By Jesse Schooff
July 17, 2017
Article from Jesse Schooff
Devices Too Smart for Our Own Good
Sometimes it seems like even the most cynical technophiles have one weakness: gadgets. We love playing with our shiny new smartphones, watching unboxing videos on YouTube, and getting deals on the latest headphones or dashcams. Even when our culture is not foisting consumerism upon us, it has subtly prepared us for the idea that the improvement of technology will continually, progressively make our lives better.
It’s difficult not to acknowledge that second point. We live on the cusp of an era where fleets of self-driving cars promise to offer the freedom of the open road to every person, with an overall reduction of accidents. Phones and speakers can respond verbally to our requests, as if we’re living in an episode of Star Trek. Indeed, it’s easy to get starry-eyed when so many of our devices have intelligence built into them.
But what’s the price of every device being so smart?
I’ve frequently argued that the combination of DRM with devices like printers, coffee makers, and even tractors brings about a status quo where the things we own are inherently disloyal to us. Much of our stuff now has firmware which makes it impossible – or even illegal – for us to repair our devices, and may even prevent those devices from functioning if we’re not using them exactly as the manufacturer intended. This grates against the expectation of many people that, once you buy something, you own that thing, and can do with it as you wish. Instead, it seems we’re entering a future where our own possessions are merely leased, and working against us.
This “disloyalty” isn’t limited to preventing repair and fair use. The advent of cloud computing means that computation often isn’t done by devices themselves. Rather, it’s easier for manufacturers to build devices which merely send queries to the manufacturer’s servers to be processed, with the results sent back to the device — virtual assistants like Siri and Alexa work this way. Not only does this mean our smart device becomes dumb as a stump the moment we lose Internet connectivity (or when the manufacturer’s servers go offline), but also that those same manufacturers are constantly collecting reams of data about each of us, every time we use our devices. So by merely using their devices, users have to trust that all the information being collected about their lives on manufacturers’ servers is both secure and private.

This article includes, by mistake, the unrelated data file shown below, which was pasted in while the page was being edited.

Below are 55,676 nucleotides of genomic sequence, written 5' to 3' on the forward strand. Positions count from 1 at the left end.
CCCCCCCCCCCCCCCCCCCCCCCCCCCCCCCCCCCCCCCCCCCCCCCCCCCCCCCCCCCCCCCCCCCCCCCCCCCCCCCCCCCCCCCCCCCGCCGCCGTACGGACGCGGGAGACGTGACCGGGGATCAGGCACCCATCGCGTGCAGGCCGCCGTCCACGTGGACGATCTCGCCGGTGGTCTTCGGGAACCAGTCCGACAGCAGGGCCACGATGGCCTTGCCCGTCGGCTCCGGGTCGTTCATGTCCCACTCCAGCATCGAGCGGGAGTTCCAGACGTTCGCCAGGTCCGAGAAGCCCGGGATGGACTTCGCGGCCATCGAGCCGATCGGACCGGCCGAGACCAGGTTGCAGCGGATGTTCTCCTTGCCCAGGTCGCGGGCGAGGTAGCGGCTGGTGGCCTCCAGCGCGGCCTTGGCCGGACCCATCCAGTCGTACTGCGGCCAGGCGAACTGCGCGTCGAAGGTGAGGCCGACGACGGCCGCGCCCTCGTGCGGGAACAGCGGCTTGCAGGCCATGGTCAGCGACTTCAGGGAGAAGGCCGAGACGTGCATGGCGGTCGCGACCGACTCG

This is problematic for a few reasons.
Several manufacturers have unwittingly demonstrated that they’re not the most competent when it comes to handling private data or securing their devices against attacks. Canadian company Standard Innovation settled a $4 million lawsuit this spring after it was revealed that the bluetooth-connected app of the We Vibe 4 Plus sex toy was collecting highly-specific information about device usage and sending it back to the company.
The We Vibe lawsuit is a pretty extreme, squicky example. That said, we live in an era where there are a lot of concerns with how companies are handling our data. We know that companies are selling our data to each other and compiling it to learn more about us, or to better ascertain how to sell us stuff, leading to an altogether creepy degree of personal data aggregation. At the same time, governments are working to get more and more access to the data that companies store about us, with less judicial oversight. This has the potential to create incredibly broad domestic surveillance, and enable detailed and intimate inspections of any given citizen’s private life.
An enormous population of Internet-connected devices — often with poor security — is also a huge boon for malicious hackers. Criminals leverage the ubiquity of IoT (“Internet of Things”) devices to create botnets: large, distributed networks of compromised devices under the hacker’s control, which can be used to attack websites or commit other crimes. Botnets can grow to be huge, and their power should not be underestimated. At the same time, government spy agencies like the CIA are concocting ways to use smart devices as listening or monitoring devices.
So, what’s a technophile to do?
I suspect that very few of us are willing to give up the convenience of our smartphones anytime soon. Many would probably argue that having a smartphone is a compromise between essential functionality and giving other parties access to our data.
That said, when we’re tempted to buy a new smart device, perhaps we should ask ourselves: to what degree will this thing truly improve my life, and to what degree is its manufacturer mining me for personal data? Perhaps that Internet-connected propane gauge or those bluetooth-connected, vibrating yoga pants (yes, they’re a real thing) don’t offer a marked improvement to your quality of life over their dumb counterparts; especially considering the price, both in terms of money and privacy.
I’m So Excited to Join a Botnet - some brief but excellent snark from Brian Feldman at Select All regarding his new sous-vide cooker.
The Internet of Things You Don’t Really Need - a thoughtful, in-depth analysis for the savvy, privacy-concerned consumer by Ian Bogost at The Atlantic.
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